Tuesday, February 24, 2009

Dishwashing Discourse

Today I finally forced myself to wash the dishes that had accumulated over the past couple of days. I stuffed the dishwasher full and piled everything else up to the left of the sink so that I couldn't forget anything. (I rarely allow dishes to accumulate, but I've been in a bit of a kitchen cleaning slump lately.) As I was washing dishes I pondered upon washing dishes and dishwashers. I realized how grateful I am to have a dishwasher - even a crummy cheapola one like what we have. Without our dishwasher the dishes tonight would have taken a whole lot longer. And I'd probably have many more days when I just let the dishes wait until the next day.

But while I appreciate the dishwasher, I feel a little bit conflicted about having one while our children are young. You see, I didn't grow up with a dishwasher. I know my mom really, really would have liked one for many years (especially once all us kids somehow turned the dish washing back over to her), but we didn't get one until we moved into a new house towards the end of my senior year in high school. And, no, I don't want my children to have to go through hand-washing dishes simply because I had to. It's that as I've gotten older I've realized how grateful I am that I had to hand-wash for all those years.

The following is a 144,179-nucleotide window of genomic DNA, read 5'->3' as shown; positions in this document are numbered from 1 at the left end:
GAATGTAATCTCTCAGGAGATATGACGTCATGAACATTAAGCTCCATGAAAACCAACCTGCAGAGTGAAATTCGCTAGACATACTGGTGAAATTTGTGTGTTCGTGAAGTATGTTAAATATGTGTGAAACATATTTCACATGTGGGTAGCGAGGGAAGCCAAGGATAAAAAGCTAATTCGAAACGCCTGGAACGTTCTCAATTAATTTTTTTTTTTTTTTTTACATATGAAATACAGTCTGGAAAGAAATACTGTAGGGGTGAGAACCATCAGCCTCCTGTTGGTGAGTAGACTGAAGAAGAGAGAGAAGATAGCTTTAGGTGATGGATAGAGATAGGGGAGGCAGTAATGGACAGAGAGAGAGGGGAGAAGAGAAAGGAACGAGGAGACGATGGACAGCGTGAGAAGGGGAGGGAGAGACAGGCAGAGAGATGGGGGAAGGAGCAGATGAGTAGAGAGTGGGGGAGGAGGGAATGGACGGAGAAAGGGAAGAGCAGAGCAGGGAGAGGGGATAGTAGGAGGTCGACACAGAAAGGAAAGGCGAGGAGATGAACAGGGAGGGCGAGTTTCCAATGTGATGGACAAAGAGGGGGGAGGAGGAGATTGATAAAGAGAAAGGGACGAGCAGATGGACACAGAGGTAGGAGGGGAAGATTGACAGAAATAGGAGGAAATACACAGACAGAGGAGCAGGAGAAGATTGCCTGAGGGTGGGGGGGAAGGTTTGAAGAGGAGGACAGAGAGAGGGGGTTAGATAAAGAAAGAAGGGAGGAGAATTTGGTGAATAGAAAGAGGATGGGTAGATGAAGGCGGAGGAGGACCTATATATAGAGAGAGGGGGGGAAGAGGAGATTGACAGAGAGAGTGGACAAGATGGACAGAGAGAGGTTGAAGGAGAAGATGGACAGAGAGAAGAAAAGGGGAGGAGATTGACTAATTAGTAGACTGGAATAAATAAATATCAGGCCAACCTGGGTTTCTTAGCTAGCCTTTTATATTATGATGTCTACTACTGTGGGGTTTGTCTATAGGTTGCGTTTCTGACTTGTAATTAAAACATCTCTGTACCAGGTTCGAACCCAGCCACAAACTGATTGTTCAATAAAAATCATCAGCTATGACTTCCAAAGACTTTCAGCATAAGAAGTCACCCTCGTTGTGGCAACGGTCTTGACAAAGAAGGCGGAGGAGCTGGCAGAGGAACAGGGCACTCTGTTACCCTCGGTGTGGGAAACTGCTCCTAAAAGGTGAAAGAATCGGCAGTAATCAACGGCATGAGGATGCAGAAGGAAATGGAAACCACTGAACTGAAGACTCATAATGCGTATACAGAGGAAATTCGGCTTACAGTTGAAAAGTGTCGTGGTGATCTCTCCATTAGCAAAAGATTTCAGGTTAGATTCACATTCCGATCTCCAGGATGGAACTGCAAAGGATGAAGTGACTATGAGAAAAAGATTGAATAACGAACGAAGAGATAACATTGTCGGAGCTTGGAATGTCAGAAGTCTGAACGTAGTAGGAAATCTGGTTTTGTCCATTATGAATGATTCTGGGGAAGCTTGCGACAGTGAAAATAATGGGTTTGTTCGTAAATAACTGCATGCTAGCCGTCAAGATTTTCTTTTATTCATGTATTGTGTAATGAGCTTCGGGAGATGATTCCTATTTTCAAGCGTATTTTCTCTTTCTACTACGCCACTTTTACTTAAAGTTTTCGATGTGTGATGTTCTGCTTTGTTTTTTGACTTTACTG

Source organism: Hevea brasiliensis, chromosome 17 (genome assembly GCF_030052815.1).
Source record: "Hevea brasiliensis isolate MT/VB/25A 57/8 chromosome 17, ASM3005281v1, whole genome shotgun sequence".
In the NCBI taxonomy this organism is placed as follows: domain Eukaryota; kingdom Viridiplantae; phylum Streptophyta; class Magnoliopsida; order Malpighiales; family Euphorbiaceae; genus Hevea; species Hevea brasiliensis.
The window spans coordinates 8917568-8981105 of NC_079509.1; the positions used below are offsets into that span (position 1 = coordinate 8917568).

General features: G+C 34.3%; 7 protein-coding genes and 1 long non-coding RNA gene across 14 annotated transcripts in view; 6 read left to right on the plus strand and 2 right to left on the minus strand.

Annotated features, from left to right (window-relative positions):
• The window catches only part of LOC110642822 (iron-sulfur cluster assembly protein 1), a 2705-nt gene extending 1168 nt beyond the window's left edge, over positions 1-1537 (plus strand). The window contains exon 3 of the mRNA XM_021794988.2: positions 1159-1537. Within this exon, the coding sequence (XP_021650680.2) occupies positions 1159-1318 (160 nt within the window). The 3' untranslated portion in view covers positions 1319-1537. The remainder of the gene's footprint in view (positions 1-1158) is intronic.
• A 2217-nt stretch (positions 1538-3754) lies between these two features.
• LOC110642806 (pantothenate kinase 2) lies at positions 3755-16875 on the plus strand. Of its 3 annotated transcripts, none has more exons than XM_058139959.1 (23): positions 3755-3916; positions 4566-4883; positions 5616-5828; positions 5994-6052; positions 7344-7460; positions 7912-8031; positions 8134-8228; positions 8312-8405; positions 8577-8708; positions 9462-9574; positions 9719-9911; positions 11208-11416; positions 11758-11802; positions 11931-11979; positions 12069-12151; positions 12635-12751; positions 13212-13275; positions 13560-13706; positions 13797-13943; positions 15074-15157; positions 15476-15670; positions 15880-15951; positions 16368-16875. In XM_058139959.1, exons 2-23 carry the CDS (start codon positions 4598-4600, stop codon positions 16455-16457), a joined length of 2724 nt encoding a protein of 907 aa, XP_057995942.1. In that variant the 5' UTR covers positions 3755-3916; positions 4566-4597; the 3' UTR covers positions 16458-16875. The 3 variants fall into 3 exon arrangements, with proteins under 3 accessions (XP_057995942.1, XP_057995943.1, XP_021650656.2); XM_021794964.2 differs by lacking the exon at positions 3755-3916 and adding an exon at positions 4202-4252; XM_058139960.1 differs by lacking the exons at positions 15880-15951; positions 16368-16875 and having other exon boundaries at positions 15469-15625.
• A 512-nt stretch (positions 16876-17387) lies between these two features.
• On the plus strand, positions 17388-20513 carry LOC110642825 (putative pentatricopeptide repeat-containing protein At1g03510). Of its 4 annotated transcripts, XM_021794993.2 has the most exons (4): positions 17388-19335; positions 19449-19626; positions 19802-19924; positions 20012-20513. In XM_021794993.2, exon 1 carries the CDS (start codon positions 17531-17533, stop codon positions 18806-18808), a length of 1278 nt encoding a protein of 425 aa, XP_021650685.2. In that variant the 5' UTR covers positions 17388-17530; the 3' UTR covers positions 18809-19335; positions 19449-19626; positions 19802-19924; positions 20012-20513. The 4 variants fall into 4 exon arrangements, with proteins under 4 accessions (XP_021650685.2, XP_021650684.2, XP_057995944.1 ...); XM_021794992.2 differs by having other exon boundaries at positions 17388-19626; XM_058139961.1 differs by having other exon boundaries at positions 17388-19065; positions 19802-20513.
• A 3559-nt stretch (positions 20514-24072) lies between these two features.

Having several roommates during college helped me to see how growing up with a dishwasher can leave one lacking a few necessary skills. Many (probably most) of the roommates I had were, quite frankly, pathetic when it came to hand-washing dishes. If they used something of mine and washed it by hand, I usually had to rewash it myself because it was so obviously still dirty it made me sick to think of using it again. It was amazing to me to see how low their standards were for clean dishes. Several roommates seemed to not realize that hot water was necessary to the process. And it definitely didn't help that usually all they used was one of those soap-dispensing sponge things. I noticed that those wasted lots of soap, got ridiculously disgusting after a few months (remember, this is a college apartment, so the sponge part definitely never got replaced), and were horrible at scrubbing. Most of these roommates had no idea what "elbow grease" was or how to apply it. The worst part of that was that this lack of knowledge usually carried over to other things, such as cleaning the tub or stove, as well.